February 1 (Reuters) -Myanmar’s military seized power on Monday in a coup against the democratically elected government of Nobel laureate Aung San Suu Kyi, who was detained along with other leaders of her National League for Democracy (NLD) party in early morning raids.
The army said it had carried out the detentions in response to “election fraud”, according to a statement on a military-owned television station.
JEN PSAKI, WHITE HOUSE SPOKESWOMAN:
“The United States opposes any attempt to alter the outcome of recent elections or impede Myanmar’s democratic transition, and will take action against those responsible if these steps are not reversed.”
MARISE PAYNE, AUSTRALIAN FOREIGN MINISTER:
“The Australian Government is deeply concerned at reports the Myanmar military is once again seeking to seize control of Myanmar and has detained State Counsellor Daw Aung San Suu Kyi and President U Win Myint.
“We call on the military to respect the rule of law, to resolve disputes through lawful mechanisms and to release immediately all civilian leaders and others who have been detained unlawfully.
THANT MYINT-U, HISTORIAN AND AUTHOR:
“The doors just opened to a very different future. I have a sinking feeling that noone will really be able to control what comes next. And remember Myanmar’s a country awash in weapons, with deep divisions across ethnic and religious lines, where millions can barely feed themselves.”
JOHN SIFTON, ASIA ADVOCACY DIRECTOR, HUMAN RIGHTS WATCH:
“The military junta that ruled Myanmar for decades never really stepped away from power in the first place … They never really submitted to civilian authority in the first place, so today’s events in some sense are merely revealing a political reality that already existed.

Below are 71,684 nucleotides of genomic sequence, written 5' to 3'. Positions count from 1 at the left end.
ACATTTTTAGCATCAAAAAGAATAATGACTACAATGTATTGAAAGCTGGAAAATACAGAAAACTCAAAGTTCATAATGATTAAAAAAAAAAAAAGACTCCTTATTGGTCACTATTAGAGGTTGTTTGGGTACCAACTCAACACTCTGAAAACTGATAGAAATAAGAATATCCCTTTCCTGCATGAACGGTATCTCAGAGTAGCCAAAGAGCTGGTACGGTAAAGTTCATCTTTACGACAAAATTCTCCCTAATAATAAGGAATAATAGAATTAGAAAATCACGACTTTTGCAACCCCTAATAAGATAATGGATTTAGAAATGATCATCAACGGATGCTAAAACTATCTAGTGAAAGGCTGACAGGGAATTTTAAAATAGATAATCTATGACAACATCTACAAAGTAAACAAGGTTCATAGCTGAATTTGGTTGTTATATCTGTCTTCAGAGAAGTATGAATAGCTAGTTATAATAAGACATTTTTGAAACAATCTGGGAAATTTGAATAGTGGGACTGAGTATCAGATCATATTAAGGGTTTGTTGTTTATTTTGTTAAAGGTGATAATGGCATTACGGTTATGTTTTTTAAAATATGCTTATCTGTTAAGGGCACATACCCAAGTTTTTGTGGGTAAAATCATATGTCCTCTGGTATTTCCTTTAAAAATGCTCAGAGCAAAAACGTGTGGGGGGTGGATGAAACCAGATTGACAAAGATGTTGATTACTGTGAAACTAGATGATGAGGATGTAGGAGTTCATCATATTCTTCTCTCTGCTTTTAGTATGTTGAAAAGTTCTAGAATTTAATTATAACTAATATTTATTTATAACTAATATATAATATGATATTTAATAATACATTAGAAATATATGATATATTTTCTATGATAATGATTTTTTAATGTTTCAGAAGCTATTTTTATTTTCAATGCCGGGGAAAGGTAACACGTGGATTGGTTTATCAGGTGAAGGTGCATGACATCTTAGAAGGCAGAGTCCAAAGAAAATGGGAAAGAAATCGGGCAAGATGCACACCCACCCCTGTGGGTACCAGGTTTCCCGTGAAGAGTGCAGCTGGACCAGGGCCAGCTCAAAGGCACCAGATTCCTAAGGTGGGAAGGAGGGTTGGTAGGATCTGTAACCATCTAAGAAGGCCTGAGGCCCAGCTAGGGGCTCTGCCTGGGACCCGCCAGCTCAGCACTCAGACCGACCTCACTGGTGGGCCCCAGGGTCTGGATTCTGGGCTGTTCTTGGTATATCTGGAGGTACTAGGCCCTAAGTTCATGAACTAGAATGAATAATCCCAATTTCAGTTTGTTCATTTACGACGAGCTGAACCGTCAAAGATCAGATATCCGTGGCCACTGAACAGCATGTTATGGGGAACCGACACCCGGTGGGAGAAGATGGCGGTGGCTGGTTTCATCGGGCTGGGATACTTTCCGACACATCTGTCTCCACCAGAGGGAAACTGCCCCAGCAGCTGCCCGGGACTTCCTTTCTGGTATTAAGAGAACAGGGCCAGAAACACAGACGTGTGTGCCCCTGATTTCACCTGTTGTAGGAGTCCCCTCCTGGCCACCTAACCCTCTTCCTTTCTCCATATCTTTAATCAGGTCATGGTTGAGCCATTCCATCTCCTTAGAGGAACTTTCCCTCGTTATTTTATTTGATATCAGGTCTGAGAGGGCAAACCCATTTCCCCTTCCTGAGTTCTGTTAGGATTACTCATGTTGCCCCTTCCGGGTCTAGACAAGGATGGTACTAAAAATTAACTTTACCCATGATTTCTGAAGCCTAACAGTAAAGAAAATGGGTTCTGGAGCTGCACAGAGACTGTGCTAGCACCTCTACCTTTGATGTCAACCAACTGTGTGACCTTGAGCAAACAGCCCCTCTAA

“The U.S. and other countries with sanctions regime should send a strong message today, by immediately revoking sanctions relaxations and imposing strict and directed economic sanctions on the military leadership and its enormous economic conglomerates; and pressing other key counties — including South Korea and Japan — to force businesses to divest. The Burmese junta doesn’t want to go back to being China’s vassal.”
MURRAY HIEBERT, SOUTHEAST ASIA EXPERT AT CENTER FOR STRATEGIC AND INTERNATIONAL STUDIES, WASHINGTON:
“The U.S. as recently as Friday had joined other nations in urging the military not to move forward on its coup threats. China will stand by Myanmar like it did when the military kicked out the Rohingya.
“The Biden Administration has said it will support democracy and human rights. But the top military officers are already sanctioned so it’s not clear immediately clear what concretely the U.S. can do quickly,”